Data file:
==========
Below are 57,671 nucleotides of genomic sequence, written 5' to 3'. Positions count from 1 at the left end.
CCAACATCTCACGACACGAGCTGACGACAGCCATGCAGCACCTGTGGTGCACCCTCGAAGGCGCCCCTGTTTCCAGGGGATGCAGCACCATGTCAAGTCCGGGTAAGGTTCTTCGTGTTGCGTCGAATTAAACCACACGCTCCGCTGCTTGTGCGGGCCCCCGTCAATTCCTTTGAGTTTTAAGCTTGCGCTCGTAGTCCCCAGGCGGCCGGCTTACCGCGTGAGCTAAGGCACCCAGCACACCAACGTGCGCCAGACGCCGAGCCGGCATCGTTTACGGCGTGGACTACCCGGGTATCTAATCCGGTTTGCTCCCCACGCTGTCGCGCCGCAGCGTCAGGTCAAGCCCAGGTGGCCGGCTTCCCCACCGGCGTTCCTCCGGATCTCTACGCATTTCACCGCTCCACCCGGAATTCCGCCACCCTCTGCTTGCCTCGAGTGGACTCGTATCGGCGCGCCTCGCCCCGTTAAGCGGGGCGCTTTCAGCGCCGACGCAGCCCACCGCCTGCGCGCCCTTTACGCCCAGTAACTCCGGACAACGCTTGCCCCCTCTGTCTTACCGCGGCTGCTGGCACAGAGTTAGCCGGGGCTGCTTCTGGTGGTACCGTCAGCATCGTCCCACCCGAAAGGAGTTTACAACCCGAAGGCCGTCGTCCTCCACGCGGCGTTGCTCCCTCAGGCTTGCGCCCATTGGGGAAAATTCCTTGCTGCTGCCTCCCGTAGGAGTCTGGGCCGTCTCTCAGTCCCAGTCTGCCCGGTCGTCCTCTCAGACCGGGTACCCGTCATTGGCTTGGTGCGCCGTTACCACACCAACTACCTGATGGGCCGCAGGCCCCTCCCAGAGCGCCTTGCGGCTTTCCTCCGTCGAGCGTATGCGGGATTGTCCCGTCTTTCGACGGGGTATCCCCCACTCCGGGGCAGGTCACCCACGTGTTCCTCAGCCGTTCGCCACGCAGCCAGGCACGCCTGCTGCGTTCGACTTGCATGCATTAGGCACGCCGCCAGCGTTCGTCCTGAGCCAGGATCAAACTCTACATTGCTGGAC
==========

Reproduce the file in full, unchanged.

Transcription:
Below are 57,671 nucleotides of genomic sequence, written 5' to 3'. Positions count from 1 at the left end.
CCAACATCTCACGACACGAGCTGACGACAGCCATGCAGCACCTGTGGTGCACCCTCGAAGGCGCCCCTGTTTCCAGGGGATGCAGCACCATGTCAAGTCCGGGTAAGGTTCTTCGTGTTGCGTCGAATTAAACCACACGCTCCGCTGCTTGTGCGGGCCCCCGTCAATTCCTTTGAGTTTTAAGCTTGCGCTCGTAGTCCCCAGGCGGCCGGCTTACCGCGTGAGCTAAGGCACCCAGCACACCAACGTGCGCCAGACGCCGAGCCGGCATCGTTTACGGCGTGGACTACCCGGGTATCTAATCCGGTTTGCTCCCCACGCTGTCGCGCCGCAGCGTCAGGTCAAGCCCAGGTGGCCGGCTTCCCCACCGGCGTTCCTCCGGATCTCTACGCATTTCACCGCTCCACCCGGAATTCCGCCACCCTCTGCTTGCCTCGAGTGGACTCGTATCGGCGCGCCTCGCCCCGTTAAGCGGGGCGCTTTCAGCGCCGACGCAGCCCACCGCCTGCGCGCCCTTTACGCCCAGTAACTCCGGACAACGCTTGCCCCCTCTGTCTTACCGCGGCTGCTGGCACAGAGTTAGCCGGGGCTGCTTCTGGTGGTACCGTCAGCATCGTCCCACCCGAAAGGAGTTTACAACCCGAAGGCCGTCGTCCTCCACGCGGCGTTGCTCCCTCAGGCTTGCGCCCATTGGGGAAAATTCCTTGCTGCTGCCTCCCGTAGGAGTCTGGGCCGTCTCTCAGTCCCAGTCTGCCCGGTCGTCCTCTCAGACCGGGTACCCGTCATTGGCTTGGTGCGCCGTTACCACACCAACTACCTGATGGGCCGCAGGCCCCTCCCAGAGCGCCTTGCGGCTTTCCTCCGTCGAGCGTATGCGGGATTGTCCCGTCTTTCGACGGGGTATCCCCCACTCCGGGGCAGGTCACCCACGTGTTCCTCAGCCGTTCGCCACGCAGCCAGGCACGCCTGCTGCGTTCGACTTGCATGCATTAGGCACGCCGCCAGCGTTCGTCCTGAGCCAGGATCAAACTCTACATTGCTGGAC